This requires both internal personal motivation and discipline, and also requires the establishment of a supportive personal learning environment and may require elimination of certain activities to make room for online learning in daily life. Distance learners should be self – sufficient, self-directed individuals. The online environment enables students to learn at their own pace, relieving some of the pressure of traditional seated learning and making learning more enjoyable but requires that the student is able to identify learning goals and objectives and focus their attention accordingly.
Distance learners become independent problem solvers, doing their own research and expanding their lifelong learning skills. This process helps them to grow critical thinking skills and the ability to interpret and synthesize reading materials, articles and research papers with differing points of view and in the process develop their own positions and beliefs about the subject matter. Some computer and Information literacy is necessary for a distance learner. Distance learners should possess a working knowledge of email, the Internet, and basic keyboard skills.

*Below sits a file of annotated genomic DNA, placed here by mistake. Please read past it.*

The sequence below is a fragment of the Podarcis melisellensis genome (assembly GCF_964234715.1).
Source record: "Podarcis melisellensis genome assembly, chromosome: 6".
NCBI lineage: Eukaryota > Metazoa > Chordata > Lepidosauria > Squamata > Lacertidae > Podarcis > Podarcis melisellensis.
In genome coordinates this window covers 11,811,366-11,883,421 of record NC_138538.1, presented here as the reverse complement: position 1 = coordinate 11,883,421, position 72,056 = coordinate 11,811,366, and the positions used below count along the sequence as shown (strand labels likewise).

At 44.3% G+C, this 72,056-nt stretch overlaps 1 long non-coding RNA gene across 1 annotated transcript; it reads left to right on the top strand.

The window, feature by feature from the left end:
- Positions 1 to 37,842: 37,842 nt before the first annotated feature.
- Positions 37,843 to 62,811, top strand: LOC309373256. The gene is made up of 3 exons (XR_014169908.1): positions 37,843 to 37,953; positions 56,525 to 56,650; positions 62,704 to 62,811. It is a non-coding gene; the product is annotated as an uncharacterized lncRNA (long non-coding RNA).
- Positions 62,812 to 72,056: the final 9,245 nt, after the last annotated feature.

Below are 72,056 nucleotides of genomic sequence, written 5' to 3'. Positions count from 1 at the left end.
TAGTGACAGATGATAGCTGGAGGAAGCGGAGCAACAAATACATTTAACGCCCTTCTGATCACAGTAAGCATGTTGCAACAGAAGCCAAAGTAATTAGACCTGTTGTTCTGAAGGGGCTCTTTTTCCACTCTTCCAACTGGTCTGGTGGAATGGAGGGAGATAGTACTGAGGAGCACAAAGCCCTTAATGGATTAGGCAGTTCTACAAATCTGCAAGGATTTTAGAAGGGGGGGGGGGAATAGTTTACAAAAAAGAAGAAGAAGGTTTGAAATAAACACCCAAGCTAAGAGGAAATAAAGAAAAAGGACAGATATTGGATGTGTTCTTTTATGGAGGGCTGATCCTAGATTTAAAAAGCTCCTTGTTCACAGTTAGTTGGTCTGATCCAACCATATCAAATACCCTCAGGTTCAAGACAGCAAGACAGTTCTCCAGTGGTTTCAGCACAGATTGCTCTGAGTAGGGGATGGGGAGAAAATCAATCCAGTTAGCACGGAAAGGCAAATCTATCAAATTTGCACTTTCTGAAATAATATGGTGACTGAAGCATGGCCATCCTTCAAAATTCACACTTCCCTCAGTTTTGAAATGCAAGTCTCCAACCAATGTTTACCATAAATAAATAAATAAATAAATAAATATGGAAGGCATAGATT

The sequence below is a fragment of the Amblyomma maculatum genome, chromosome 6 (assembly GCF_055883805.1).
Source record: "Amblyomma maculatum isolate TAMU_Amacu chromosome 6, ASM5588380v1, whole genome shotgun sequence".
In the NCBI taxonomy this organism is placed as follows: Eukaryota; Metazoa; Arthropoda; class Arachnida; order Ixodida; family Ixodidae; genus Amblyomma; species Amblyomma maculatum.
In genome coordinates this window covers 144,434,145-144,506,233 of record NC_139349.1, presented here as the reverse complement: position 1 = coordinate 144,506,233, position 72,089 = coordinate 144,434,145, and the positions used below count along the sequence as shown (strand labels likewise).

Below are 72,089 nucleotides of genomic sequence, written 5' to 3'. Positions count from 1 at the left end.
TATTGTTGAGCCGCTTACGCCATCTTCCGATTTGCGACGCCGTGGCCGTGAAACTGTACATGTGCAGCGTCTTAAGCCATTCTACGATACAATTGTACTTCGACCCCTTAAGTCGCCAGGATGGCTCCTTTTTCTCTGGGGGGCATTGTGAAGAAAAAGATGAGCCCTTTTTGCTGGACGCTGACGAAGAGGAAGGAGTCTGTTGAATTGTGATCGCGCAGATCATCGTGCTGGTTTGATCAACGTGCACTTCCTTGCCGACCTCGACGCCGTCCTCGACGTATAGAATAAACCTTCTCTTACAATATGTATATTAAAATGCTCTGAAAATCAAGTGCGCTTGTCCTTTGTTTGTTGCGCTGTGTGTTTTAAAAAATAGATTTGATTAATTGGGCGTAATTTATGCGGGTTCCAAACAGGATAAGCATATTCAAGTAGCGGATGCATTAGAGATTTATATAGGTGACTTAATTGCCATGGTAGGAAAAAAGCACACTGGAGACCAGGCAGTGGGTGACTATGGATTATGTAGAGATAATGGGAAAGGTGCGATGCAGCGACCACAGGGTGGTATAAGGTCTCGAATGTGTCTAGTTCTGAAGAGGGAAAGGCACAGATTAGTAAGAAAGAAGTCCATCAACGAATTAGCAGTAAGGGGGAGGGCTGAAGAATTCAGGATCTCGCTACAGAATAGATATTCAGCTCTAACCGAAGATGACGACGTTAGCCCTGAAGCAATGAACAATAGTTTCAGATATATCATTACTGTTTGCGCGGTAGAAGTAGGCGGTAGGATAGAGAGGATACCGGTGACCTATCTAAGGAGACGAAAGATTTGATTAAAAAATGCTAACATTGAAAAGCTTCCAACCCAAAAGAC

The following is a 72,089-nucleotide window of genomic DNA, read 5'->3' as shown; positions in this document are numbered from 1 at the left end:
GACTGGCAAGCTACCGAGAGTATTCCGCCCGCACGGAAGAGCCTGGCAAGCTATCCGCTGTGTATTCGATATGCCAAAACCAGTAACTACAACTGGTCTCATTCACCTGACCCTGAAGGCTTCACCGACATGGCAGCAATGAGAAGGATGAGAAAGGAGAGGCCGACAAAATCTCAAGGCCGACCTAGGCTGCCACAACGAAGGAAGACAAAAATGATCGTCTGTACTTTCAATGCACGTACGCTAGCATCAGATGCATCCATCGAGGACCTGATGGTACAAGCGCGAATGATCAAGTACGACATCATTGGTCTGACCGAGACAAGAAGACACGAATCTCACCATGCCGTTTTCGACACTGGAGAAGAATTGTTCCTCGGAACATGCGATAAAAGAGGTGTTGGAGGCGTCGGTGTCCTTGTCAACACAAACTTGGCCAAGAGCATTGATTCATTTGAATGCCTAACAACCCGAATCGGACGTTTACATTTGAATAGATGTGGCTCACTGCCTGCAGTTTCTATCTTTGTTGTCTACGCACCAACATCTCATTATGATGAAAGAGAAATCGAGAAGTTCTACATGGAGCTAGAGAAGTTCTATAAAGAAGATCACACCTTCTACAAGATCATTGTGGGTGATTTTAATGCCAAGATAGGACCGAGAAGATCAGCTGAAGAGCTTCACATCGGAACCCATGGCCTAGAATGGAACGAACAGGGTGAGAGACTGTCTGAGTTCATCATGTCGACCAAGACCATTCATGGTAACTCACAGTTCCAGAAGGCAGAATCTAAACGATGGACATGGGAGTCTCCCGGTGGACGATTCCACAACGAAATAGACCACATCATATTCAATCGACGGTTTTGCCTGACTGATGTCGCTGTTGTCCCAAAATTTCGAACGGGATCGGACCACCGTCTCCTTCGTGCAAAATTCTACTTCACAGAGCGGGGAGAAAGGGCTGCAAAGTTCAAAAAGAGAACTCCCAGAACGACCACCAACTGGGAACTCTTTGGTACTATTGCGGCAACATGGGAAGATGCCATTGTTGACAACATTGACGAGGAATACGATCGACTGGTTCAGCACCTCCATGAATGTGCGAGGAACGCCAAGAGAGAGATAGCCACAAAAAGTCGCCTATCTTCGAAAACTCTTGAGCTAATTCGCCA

Instructional material within the learning management system will provide all the other skills needed to access and begin the online or distance lesson. Distance learners may be required to develop skills for researching and locating information from several sources and differentiate and assess them for inclusion in distance learning assignments and research projects. Distance learners should be energetic and disciplined managers of their own time. Students must be able to organize and plan their own best study schedule.